Solve the Global Housing Crisis by Recognizing Buyers

the suburbs

The cost of housing has skyrocketed since the banker-caused 2008 financial crisis and there are no signs of prices stabilizing. In Toronto we’ve seen the price of housing rise faster than wages and the same can be said for nearly every major city on the planet. A key reason this is happening stems from using housing as a commodity for money laundering. Yes, that’s right the cost of your house is higher because governments are letting criminals artificially inflate the market.

In the states, like elsewhere, housing can be bought by secretive numbered companies (which don’t disclose who owns what). So the American Treasury ran a very simple pilot project to stop money laundering through real estate by looking into these secretive buyers. They made insurance companies find out who actually owned companies that were buying luxury real estate in a few cities.

It also seems to have had an effect on the market. Since the scheme started, there has been an almost 70% drop in companies buying real estate with just cash, according to an academic paper published last year. Those figures suggest that “anonymity plays a significant role” in people using secretive shell companies to buy property, and money-laundering was a “likely cause” for wanting that secrecy, Ville Rantala, a finance professor at Miami Business School and co-author of the paper, told Quartz after the paper’s publication last summer.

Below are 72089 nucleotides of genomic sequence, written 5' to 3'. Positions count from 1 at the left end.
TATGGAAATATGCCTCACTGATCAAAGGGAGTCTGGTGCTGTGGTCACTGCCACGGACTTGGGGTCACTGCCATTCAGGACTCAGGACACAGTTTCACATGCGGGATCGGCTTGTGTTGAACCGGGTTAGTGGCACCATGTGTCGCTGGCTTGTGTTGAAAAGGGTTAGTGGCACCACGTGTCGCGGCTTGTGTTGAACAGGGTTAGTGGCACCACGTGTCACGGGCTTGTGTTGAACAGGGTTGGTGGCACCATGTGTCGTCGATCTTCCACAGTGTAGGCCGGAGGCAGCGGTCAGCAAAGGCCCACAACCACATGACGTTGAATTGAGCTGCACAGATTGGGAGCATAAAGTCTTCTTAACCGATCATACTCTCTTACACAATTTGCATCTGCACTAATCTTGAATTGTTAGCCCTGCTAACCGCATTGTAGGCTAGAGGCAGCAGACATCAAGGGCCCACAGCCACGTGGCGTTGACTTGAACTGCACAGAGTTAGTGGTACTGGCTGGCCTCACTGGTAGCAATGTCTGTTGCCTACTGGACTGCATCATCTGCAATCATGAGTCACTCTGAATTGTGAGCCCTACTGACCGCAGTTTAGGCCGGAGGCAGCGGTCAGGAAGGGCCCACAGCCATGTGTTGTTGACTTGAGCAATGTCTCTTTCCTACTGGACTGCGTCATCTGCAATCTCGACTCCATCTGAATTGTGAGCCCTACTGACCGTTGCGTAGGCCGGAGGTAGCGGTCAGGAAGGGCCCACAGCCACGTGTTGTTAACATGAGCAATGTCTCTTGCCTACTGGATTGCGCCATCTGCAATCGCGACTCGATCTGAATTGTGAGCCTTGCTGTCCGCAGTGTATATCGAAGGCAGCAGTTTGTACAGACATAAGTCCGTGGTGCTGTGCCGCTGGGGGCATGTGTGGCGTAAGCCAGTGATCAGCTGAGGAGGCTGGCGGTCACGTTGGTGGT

This is more than just a moral issue—it has national security implications. Rantala pointed to Russians hit by sanctions after the Kremlin’s efforts to sway the 2016 presidential election. “If there are these kinds of loopholes, it’s hard to know whether people targeted by sanctions may be able to make purchases in the US—so there’s really cause to be concerned about anonymous buyers,” he said.

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The Panama Papers Worked

money

Tax evasion is a problem in every country and it’s up to teams of investigative journalists to expose mass illegal international operations. A few years ago the Panama Papers exposed an efficient tax dodging operation by a large group of wealthy people. The results of the exposure from the Panama Papers has led to millions being collects in countries with more results coming in.

Not only did the Panama Papers catch a bunch of criminals it also proves investigative journalism works.

More than a dozen people are in prison or awaiting sentencing in Ecuador, the United States and Panama for their roles in a bribery scheme at the Ecuadorian state petroleum company that was exposed in the huge document leak.

In South Korea, the leak led to bribery indictments against a former army general and a former executive of a major defence company.

And in Pakistan, former prime minister Nawaz Sharif has been serving a seven-year sentence after the Panama Papers revealed assets his family had hidden overseas. He is appealing his conviction, calling the charges against him politically motivated.

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